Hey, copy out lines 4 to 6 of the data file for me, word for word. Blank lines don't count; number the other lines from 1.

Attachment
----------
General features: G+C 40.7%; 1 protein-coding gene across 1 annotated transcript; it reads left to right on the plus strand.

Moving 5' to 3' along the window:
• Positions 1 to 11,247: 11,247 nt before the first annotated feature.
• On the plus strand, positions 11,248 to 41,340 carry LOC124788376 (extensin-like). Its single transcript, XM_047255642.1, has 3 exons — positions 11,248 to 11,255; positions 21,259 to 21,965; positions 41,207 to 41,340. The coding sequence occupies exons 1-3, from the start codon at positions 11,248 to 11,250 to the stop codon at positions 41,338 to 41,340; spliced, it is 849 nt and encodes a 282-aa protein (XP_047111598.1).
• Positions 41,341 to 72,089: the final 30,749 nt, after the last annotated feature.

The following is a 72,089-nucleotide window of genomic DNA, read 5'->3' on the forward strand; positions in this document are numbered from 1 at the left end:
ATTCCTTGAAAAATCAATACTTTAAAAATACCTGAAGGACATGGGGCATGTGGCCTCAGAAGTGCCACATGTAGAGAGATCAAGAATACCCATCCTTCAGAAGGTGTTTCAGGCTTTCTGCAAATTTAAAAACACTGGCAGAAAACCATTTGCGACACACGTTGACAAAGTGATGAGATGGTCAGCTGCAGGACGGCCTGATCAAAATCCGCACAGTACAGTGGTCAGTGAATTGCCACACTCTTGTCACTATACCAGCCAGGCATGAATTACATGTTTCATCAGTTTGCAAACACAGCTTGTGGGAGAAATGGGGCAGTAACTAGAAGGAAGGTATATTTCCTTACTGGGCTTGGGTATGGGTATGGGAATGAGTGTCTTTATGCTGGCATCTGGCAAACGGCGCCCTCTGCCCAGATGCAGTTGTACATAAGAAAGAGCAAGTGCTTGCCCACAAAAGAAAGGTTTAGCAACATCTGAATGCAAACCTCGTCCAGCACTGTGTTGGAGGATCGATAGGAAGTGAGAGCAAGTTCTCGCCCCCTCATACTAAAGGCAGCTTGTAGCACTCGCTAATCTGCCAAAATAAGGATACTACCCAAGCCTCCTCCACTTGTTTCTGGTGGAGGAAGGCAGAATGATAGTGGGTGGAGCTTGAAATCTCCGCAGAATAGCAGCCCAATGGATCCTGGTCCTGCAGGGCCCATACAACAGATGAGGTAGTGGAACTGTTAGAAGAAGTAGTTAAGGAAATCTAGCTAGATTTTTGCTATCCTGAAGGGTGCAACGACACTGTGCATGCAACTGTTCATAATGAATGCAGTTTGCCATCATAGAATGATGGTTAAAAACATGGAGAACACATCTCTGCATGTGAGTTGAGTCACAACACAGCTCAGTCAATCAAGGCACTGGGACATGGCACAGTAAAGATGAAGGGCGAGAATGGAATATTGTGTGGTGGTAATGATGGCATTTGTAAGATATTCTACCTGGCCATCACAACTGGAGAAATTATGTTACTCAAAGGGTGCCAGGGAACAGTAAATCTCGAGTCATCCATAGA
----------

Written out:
• On the plus strand, positions 11,248 to 41,340 carry LOC124788376 (extensin-like). Its single transcript, XM_047255642.1, has 3 exons — positions 11,248 to 11,255; positions 21,259 to 21,965; positions 41,207 to 41,340. The coding sequence occupies exons 1-3, from the start codon at positions 11,248 to 11,250 to the stop codon at positions 41,338 to 41,340; spliced, it is 849 nt and encodes a 282-aa protein (XP_047111598.1).
• Positions 41,341 to 72,089: the final 30,749 nt, after the last annotated feature.

The following is a 72,089-nucleotide window of genomic DNA, read 5'->3' on the forward strand; positions in this document are numbered from 1 at the left end: